The U.K. Financial Conduct Authority (FCA) fined HSBC nearly 6.3 million pounds (U.S. $8 million) for failing to properly consider the financial position of customers who missed payments.

HSBC did not conduct affordability assessments on customers who had fallen into arrears on their mortgages, credit cards, and other bank-issued debt, the financial regulator said Thursday in a press release. The FCA added the bank took “disproportionate action” on customers who fell into default in their debt.

“The failings were caused by deficiencies in HSBC’s policies and procedures and the training of their staff, as well as inadequate measures to identify and address instances of unfair customer treatment,” the FCA said.

HSBC received a 30 percent discount on the fine for agreeing to settle and its remediation efforts, the FCA acknowledged.

The details: From November 2017 to October 2018, HSBC U.K. conducted a review of its handling of accounts in arrears and found customers received unfair outcomes in approximately 44 percent of cases, the FCA’s final notice alleged. HSBC reported the results of the review to the FCA.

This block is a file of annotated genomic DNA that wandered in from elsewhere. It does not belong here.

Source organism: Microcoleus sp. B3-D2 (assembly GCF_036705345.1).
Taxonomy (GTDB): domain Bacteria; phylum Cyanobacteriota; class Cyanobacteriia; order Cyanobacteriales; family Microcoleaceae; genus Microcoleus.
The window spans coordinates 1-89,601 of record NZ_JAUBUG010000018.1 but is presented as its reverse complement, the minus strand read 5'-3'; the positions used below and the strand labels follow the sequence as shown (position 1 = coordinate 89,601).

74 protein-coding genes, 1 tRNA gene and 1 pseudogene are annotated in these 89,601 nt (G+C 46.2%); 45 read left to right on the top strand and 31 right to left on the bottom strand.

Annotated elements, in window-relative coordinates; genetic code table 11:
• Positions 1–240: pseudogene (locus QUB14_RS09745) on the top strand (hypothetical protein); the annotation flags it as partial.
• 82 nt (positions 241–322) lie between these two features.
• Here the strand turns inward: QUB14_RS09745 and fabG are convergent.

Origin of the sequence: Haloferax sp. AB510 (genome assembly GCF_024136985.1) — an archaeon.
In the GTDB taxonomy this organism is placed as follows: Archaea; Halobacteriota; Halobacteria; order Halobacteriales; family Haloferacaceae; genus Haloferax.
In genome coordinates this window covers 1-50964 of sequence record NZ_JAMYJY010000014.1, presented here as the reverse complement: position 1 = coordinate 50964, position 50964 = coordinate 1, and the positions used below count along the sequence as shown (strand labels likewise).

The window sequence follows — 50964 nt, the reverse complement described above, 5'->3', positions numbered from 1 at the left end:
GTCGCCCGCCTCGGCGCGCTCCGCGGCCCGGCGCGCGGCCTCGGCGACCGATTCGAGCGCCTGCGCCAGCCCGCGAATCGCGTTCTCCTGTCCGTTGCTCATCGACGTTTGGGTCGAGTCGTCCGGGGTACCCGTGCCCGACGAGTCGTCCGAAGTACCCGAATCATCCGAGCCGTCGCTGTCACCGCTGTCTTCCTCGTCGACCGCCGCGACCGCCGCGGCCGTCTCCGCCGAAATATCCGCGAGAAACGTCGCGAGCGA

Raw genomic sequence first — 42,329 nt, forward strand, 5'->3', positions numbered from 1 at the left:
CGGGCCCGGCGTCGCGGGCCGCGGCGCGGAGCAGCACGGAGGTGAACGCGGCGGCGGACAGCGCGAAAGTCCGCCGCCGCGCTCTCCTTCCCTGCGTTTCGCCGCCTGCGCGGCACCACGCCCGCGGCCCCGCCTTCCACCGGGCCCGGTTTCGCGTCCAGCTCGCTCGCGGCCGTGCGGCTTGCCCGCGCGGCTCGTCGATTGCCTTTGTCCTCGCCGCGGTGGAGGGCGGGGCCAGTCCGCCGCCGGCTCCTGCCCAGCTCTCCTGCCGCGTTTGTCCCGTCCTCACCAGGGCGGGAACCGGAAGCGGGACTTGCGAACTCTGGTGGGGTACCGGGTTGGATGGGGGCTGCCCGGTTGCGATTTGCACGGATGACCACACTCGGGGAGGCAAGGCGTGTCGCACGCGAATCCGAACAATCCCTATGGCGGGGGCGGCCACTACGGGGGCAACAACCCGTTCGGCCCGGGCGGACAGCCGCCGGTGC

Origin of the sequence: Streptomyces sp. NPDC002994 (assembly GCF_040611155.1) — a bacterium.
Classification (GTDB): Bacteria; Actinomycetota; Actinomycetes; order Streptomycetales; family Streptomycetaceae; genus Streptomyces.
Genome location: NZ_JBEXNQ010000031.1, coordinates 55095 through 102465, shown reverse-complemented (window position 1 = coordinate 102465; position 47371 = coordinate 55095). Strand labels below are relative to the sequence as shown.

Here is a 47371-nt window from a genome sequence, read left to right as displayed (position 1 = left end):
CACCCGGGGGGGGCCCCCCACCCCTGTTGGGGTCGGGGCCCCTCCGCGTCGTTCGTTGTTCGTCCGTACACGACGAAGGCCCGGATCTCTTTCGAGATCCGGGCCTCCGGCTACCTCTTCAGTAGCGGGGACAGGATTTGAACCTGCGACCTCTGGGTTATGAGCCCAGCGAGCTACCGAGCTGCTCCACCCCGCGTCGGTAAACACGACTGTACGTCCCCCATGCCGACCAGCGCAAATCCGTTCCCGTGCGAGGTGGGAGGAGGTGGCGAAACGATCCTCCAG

HSBC regularly offered short-term payment relief to customers experiencing long-term financial difficulties, which often led to more defaults, the FCA said.

Another issue was the bank’s automated default system placed customers in arrears even if they had low amounts owed, which negatively affected their credit records for up to six years, per the final notice. For mortgage holders, such actions could lead to a potential repossession action, the FCA said.

The FCA’s rules require lenders to show forbearance and due consideration to customers whose accounts fall in arrears and to develop a plan that allows them to pay the balances due without suffering unnecessarily.

Compliance considerations: HSBC invested £94 million (U.S. $119.5 million) in “identifying the issues and putting them right,” the FCA said, and also issued redress payments worth over £185 million (U.S. $235.2 million) to more than 1.5 million customers.

In 2019, the bank implemented new policies and procedures “designed to identify customers who may have suffered financial detriment, harm or distress, and inconvenience as a consequence of the weaknesses identified with HSBC U.K.’s treatment of customers in arrears and to offer them remediation,” the final notice said.

HSBC did not respond to a request for comment.